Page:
If you’re in the market for large, cat-friendly houseplants, rubber plants are a perfect choice. These plants have stunning, glossy, dark-green foliage and grow to an impressive 6-10 feet tall indoors. Rubber plants are non-toxic to pets and sturdy enough that most cats won’t be able to knock them over. They do require bright, indirect sunlight and watering whenever the top 2 inches of soil feel dry. Rubber plants have a tendency to collect dust on their leaves, which can get in the way of photosynthesis, so you’ll need to wipe down the leaves regularly to keep them looking their best. If you already find yourself dusting pet hair off your furniture every week, you’ll hardly be adding an extra step!
If pet-friendly hanging plants are your fancy, nothing beats the spider plant. With their fountain of arching foliage, spider plants look just right in cute macrame baskets or handmade ceramic planters. These guys are also the poster children of low-maintenance houseplants. Spider plants are perfect for folks with new puppies, who may forget to water their plants for weeks as they try to manage feeding, training, and constant cleanups. They can develop root rot if overwatered, so you’re actually better off watering yours a few times per month rather than every other day. Just make sure the soil drains well, and you’re golden!
One of the original houseplants, Boston ferns are easy to care for and completely safe for pets. Their fine-textured fronds add a lush accent to any area of the home, and with such busy-looking foliage, no one will notice if your furry pal steals a nibble here and there. Boston ferns like bright, indirect light and evenly moist soil. The air can get pretty dry in the Guelph area, so take note that your Boston fern craves humidity. You’ll need to mist your fern daily or sit the planter on a shallow dish filled with pebbles and some water. You may find it easiest to keep your Boston fern somewhere near a water source, so it’s easy to keep its soil damp.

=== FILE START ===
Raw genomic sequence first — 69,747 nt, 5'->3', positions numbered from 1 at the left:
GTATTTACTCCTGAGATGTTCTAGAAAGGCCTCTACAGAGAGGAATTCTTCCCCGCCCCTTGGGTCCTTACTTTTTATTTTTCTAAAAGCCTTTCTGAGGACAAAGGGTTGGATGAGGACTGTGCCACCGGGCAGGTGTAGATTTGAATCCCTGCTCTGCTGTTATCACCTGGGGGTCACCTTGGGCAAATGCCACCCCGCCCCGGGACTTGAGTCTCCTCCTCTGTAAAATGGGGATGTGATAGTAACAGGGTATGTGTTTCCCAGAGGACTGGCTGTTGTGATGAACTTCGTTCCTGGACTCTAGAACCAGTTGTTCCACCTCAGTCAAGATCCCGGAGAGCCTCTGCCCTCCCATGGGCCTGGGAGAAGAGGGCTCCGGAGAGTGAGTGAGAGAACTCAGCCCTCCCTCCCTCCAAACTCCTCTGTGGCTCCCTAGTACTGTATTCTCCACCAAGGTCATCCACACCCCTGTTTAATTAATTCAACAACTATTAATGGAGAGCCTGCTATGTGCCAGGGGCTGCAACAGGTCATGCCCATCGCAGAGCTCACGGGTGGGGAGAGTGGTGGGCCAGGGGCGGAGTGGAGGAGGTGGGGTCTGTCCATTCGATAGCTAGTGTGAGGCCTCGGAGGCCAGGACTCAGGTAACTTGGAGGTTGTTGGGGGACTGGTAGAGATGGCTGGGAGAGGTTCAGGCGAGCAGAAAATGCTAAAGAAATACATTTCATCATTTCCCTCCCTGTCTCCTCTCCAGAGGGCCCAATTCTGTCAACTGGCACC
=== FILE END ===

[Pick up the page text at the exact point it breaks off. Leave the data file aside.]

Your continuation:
Prayer plants are beautiful, eye-catching houseplants with light- and dark-green variegation and pretty pink contrasting venation. They also happen to be completely pet-friendly houseplants. Like Boston ferns, prayer plants prefer bright, indirect light and evenly moist soil. Again, the dry Guelph air is working against you with prayer plants, so keep a mister handy. If you can keep your prayer plant happy, it’ll look positively stunning wherever you keep it—in hanging planters, on your desk, or in large pots where it can grow up to 3 feet tall.
One of my favourites, this charming houseplant has adorable disc-shaped foliage. I always found it amusing how its name sounds a little bit like “pepperoni”, while its foliage also bears some resemblance to the popular pizza topping. Of course, if your dog mistakes it for “pup-peroni”, you’re in the clear—this plant is 100% pet-friendly. Bright, indirect sunlight is just the ticket for this cheerful little plant. Pilea peperomioides is more tolerant of underwatering than overwatering, so let the soil dry out between drinks.
If pets and houseplants have anything in common, it’s how much life they bring into your home. A little extra greenery in each room is a healthy way to bring you and your pets closer to the natural world. Visit Royal City Nursery today to stock up on this pet-safe stunners!